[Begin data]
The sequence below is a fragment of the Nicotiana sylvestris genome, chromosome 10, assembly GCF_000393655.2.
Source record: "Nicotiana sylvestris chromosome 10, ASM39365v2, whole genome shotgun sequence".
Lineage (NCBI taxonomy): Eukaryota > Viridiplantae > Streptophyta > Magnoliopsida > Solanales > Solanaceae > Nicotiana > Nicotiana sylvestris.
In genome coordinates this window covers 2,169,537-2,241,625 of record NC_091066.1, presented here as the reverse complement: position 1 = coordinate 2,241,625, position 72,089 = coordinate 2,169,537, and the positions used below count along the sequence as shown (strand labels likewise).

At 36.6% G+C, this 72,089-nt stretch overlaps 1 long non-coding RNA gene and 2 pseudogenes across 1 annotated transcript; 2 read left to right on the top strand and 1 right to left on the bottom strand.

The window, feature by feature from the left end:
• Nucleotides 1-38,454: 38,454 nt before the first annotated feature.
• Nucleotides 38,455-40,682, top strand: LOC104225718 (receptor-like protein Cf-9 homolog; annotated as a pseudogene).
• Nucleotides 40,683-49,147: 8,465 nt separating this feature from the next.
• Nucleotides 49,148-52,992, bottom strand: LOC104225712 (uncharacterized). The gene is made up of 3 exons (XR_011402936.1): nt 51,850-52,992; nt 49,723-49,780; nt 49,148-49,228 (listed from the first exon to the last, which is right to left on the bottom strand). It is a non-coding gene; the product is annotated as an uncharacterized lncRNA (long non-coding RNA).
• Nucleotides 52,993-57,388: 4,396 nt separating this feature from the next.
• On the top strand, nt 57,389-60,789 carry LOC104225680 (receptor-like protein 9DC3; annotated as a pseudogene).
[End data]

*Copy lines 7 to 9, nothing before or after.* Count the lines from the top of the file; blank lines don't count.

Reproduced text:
• Nucleotides 1-38,454: 38,454 nt before the first annotated feature.
• Nucleotides 38,455-40,682, top strand: LOC104225718 (receptor-like protein Cf-9 homolog; annotated as a pseudogene).
• Nucleotides 40,683-49,147: 8,465 nt separating this feature from the next.